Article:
Karen Matthews, PhD, Honored by the American Psychosomatic Society

Congratulations to Karen Matthews, PhD (Distinguished Professor of Psychiatry, Epidemiology, Psychology, and Clinical and Translational Science), who has received the 2020 American Psychosomatic Society Distinguished Scientist Award. The award recognizes outstanding lifetime contributions to psychosomatic medicine. 

Dr. Matthews’s research focuses on the psychosocial factors involved in the etiology of cardiovascular diseases, particularly during periods of transition such as adolescence and late life. Since 1994, Dr. Matthews has led the Pittsburgh site of the Study of Women’s Health Across the Nation (SWAN), investigating environmental factors that put women at risk for heart disease and hypertension. Dr. Matthews also directs the Department of Psychiatry’s National Heart, Lung and Blood Institute-funded Cardiovascular Behavioral Medicine training program.

Richard Jennings, PhD (Professor of Psychiatry, Psychology, and Clinical and Translational Science), commented, “Karen has long deserved this award. She has contributed greatly to our understanding of both children's and women's health. In particular, she has illuminated the role of stress and sleep as it relates to physical health. There has not been as much focus on men, but my recent collaboration with her was on the role of relatively early experience with stress in teenage men and well-being almost 20 years later. For more years than Karen might want me to mention, her leadership of the Cardiovascular Behavioral Medicine Training Grant has been a tremendous contribution to the field, our Department, and mentees.”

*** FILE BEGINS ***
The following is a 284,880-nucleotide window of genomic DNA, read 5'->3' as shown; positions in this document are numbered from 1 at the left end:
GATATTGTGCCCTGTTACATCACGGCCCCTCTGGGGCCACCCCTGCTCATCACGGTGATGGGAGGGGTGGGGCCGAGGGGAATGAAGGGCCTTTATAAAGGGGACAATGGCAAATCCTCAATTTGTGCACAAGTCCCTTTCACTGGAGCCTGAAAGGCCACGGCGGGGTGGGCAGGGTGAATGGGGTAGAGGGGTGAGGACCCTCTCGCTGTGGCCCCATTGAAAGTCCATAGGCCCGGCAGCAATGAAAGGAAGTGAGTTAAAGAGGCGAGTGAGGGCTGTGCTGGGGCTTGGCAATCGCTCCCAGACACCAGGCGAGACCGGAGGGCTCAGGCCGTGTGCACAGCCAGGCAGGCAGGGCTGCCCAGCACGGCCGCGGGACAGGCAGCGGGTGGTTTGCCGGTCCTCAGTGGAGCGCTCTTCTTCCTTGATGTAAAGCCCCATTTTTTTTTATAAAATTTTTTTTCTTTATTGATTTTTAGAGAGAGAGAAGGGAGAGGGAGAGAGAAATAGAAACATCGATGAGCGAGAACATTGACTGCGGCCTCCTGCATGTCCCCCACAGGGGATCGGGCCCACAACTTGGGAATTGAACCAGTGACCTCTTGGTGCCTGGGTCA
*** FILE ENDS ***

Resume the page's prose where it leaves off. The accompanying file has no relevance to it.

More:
Martica Hall, PhD (Professor of Psychiatry, Psychology, and Clinical and Translational Science) said, “Early in her career, Karen forged a new area of research on the psychological and social determinants of cardiovascular disease. Karen's research and scholarship inspired countless others to follow in her footsteps and extend her approach to other prevalent diseases and disorders, helping establish the thriving field of behavioral medicine. Her research with the MacArthur Network and leadership of the Pittsburgh Mind Body Center, Study of Women's Health Across the Nation (SWAN), and many other projects have generated landmark findings that continue to advance science across the translational spectrum. Beyond her own work, Karen is a generous mentor who has long recognized the importance of training the next generation(s) of researchers and clinician-scientists. Her leadership of NHLBI's longest-held T32 training grant has seeded the careers of investigators and clinician-scientists at the University of Pittsburgh and universities, colleges, and research centers worldwide. Karen's insatiable curiosity, forward-thinking leadership, and boundless generosity have forever changed the lives of those fortunate to count her as a colleague, mentor, and friend. Thank you, Karen!” 

“Karen is most deserving of this prestigious recognition. Her many seminal research findings, dedicated mentoring, and superb leadership have been critical to major advances in behavioral medicine. We are very proud of all her accomplishments and so pleased that she is a member of our community” noted David Lewis, MD (Chair, Department of Psychiatry).

Please join us in congratulating Dr. Matthews!